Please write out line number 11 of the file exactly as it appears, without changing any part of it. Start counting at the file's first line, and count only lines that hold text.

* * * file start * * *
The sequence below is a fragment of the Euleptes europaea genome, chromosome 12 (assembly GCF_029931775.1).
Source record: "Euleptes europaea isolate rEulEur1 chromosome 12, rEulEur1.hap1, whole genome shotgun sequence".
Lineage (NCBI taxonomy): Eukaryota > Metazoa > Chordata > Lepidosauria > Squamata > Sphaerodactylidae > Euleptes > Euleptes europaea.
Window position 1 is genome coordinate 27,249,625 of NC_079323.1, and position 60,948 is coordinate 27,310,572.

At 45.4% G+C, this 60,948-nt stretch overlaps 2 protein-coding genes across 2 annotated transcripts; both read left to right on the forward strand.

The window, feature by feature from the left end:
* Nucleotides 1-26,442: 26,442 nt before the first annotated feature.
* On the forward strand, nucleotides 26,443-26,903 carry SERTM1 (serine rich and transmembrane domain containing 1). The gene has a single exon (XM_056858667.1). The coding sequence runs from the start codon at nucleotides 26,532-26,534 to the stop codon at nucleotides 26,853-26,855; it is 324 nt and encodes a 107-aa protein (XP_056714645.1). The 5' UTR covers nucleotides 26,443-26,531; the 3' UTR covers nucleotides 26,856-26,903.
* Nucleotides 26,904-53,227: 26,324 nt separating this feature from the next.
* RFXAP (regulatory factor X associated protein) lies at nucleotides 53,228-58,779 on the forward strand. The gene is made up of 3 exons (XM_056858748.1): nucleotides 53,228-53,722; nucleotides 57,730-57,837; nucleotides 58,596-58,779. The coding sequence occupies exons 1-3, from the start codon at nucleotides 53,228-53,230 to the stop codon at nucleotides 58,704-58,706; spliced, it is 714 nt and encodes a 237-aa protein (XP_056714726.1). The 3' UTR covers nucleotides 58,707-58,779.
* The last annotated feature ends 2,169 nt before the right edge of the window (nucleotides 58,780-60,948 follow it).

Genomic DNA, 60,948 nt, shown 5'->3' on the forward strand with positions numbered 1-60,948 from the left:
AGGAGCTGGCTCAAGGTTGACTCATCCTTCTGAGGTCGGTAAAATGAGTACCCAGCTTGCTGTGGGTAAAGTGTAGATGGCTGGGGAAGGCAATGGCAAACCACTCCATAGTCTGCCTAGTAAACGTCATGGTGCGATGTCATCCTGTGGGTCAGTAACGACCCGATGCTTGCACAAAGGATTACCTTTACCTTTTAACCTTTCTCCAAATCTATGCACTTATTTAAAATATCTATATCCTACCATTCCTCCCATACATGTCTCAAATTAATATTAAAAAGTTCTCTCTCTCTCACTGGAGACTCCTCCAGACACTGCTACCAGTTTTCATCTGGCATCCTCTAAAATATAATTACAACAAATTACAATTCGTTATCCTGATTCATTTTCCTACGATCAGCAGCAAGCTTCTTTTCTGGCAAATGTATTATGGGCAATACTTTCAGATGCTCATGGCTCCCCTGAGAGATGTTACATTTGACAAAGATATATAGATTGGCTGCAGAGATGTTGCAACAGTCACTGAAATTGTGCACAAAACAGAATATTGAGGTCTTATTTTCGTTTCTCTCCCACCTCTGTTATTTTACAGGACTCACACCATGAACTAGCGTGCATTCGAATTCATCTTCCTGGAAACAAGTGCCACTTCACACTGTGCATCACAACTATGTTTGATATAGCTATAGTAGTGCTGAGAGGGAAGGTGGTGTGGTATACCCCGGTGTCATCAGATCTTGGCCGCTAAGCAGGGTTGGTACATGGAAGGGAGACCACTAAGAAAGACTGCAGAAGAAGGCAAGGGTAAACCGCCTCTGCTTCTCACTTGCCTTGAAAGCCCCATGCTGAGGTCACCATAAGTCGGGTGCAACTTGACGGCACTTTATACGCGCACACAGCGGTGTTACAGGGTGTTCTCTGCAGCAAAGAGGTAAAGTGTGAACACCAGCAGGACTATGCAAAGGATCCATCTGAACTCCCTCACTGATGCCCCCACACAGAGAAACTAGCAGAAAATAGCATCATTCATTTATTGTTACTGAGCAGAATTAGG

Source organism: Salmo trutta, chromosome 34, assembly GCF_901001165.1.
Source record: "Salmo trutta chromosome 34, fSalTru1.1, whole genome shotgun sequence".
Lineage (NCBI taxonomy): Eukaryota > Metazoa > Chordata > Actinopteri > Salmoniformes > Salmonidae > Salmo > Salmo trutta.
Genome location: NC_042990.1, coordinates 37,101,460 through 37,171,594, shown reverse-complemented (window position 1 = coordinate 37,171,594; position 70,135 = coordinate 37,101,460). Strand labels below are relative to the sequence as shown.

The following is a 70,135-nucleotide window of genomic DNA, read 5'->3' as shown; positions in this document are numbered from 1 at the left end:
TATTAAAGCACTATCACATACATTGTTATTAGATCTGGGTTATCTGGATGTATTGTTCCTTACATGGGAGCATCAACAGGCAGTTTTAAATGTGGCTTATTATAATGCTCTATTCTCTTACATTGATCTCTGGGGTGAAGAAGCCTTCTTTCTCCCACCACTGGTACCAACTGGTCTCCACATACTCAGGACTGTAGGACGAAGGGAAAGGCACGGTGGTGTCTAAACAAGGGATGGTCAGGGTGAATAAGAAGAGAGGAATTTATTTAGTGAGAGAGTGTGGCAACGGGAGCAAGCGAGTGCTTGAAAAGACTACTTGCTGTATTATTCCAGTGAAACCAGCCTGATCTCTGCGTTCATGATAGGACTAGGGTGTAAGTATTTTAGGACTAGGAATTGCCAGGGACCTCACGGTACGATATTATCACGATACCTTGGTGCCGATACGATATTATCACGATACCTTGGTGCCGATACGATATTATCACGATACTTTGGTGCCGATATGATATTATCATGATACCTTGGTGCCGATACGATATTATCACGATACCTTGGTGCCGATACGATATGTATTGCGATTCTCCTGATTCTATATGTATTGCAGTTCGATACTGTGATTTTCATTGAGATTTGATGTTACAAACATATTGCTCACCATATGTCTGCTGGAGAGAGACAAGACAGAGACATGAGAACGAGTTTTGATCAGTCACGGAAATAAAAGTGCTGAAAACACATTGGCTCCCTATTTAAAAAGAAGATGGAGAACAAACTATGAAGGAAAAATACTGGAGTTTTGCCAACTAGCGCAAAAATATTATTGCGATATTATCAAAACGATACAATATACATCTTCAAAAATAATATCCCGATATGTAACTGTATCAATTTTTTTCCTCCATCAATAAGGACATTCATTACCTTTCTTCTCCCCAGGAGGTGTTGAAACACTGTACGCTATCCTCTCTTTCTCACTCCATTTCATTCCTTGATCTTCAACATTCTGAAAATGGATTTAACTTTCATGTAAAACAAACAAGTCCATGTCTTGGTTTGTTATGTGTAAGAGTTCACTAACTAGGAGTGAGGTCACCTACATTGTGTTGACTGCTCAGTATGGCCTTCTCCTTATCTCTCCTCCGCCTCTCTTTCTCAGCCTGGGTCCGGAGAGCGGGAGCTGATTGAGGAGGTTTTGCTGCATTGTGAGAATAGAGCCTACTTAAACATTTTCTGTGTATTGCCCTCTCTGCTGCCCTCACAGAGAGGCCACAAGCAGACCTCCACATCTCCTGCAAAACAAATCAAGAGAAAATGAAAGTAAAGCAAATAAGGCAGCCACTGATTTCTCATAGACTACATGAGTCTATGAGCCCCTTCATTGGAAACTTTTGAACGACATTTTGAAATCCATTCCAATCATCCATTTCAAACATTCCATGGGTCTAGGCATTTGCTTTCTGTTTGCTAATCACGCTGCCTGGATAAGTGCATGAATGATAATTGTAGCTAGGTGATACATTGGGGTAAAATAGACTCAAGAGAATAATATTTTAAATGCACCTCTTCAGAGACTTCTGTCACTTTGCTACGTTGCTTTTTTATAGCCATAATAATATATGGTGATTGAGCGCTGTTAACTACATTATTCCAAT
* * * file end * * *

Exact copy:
* The last annotated feature ends 2,169 nt before the right edge of the window (nucleotides 58,780-60,948 follow it).